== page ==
AVPro has had a blast in Dallas, TX this week participating in the TOLA Expo for the first time! Connecting with our installers again plus showing off MXNet, our AV over IP system has been a highlight.
At this show we let MXNet take center stage. Our AV over IP system as been taking the industry by storm. With the MXNet Ecosystem, integrators finally have an end-to-end solution developed with them in mind. Our engineering team focused on three things, stability of the entire system, interoperability with any HDMI source, display, USB device, or control system, and easy deployment of the entire system. MXNet allows for unlimited sources, displays, USB devices & video walls making it the perfect video distribution system for your next installation. Learn more about MXNet here.
A big thank you goes out to everyone who stopped by our booth! It was so great to see everyone in person! If you have any questions about MXNet or any of AVPro Edge's products, please call 877-886-5112.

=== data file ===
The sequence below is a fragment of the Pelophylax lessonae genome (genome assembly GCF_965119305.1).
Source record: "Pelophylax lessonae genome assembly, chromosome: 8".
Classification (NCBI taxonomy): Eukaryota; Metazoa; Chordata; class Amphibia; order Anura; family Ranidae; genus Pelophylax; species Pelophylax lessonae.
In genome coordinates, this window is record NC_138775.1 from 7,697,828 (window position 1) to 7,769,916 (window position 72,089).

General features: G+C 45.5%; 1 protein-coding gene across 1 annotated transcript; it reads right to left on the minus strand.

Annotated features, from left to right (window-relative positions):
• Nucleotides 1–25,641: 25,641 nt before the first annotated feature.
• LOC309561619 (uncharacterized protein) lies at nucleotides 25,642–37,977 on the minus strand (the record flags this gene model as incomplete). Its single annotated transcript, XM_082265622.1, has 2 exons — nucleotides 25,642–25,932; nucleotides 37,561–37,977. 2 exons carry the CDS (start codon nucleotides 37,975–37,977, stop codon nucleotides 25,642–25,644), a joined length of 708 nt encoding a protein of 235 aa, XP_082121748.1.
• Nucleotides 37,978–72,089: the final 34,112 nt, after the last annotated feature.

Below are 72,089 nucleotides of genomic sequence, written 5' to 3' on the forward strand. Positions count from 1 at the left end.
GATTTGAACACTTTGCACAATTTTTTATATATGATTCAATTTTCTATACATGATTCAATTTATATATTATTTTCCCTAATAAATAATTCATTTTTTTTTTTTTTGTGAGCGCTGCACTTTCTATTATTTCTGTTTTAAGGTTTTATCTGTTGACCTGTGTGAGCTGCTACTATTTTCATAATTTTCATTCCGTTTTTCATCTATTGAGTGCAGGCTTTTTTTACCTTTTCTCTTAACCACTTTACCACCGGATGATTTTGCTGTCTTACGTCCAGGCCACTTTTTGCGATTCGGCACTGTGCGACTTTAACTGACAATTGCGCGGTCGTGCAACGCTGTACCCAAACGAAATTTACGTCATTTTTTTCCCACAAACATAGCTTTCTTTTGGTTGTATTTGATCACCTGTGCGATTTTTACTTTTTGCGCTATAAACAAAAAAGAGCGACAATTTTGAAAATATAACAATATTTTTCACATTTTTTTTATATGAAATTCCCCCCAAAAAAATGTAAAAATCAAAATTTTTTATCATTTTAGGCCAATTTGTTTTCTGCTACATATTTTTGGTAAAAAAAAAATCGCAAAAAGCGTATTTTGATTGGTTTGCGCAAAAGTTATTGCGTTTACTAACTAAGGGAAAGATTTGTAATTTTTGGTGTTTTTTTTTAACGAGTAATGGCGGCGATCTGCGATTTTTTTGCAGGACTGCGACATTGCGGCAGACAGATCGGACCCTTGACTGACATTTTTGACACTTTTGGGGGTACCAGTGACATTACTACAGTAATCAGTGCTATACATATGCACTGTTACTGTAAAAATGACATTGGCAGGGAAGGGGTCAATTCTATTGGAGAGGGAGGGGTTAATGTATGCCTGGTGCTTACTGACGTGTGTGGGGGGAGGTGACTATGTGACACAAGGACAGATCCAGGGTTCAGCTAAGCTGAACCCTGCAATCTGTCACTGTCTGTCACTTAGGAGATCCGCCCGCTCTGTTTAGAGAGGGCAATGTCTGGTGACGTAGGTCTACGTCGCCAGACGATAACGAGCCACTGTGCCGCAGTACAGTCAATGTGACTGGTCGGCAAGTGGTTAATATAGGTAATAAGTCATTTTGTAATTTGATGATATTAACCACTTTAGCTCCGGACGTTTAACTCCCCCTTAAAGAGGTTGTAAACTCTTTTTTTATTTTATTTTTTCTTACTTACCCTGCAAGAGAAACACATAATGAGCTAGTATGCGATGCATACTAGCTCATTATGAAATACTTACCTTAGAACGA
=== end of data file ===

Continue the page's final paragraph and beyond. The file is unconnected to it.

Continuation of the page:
As a professional systems integrator, time is a valued commodity and sadly is not a SKU you can simply order more of. Systems of every size and complexity command detailed precisely orchestrated steps for design, installation, programming, and testing. Especially critical in this era of 8K source products and 8K display devices is the capability to satisfy end-users’ desire to effortlessly summon a particular source for view to any display within the system, paired with matching or perhaps even alternate audio. AVPro Edge respects your time and our development team has worked tirelessly to deliver the new AVPro Edge User Interface, ensuring complex matrix switch deployment is a concise, rapid process in your rack room or on site.
HDMI signal management is no longer the daunting challenge it has demonstrated to be in the past. Interoperability between source products and display devices, content changes that alter signal fluidity, and HDCP constraints all cause havoc during system deployment. AVPro Edge's User Interface places command back into the hands of installers. Custom EDID strings for source stability or image scaling to accommodate legacy displays is effortless with the AEUI technology in our new, easily navigable interface. AVPro Edge engineers have responded to requests from our integrators ensuring the matrix can be configured to address any system requirement.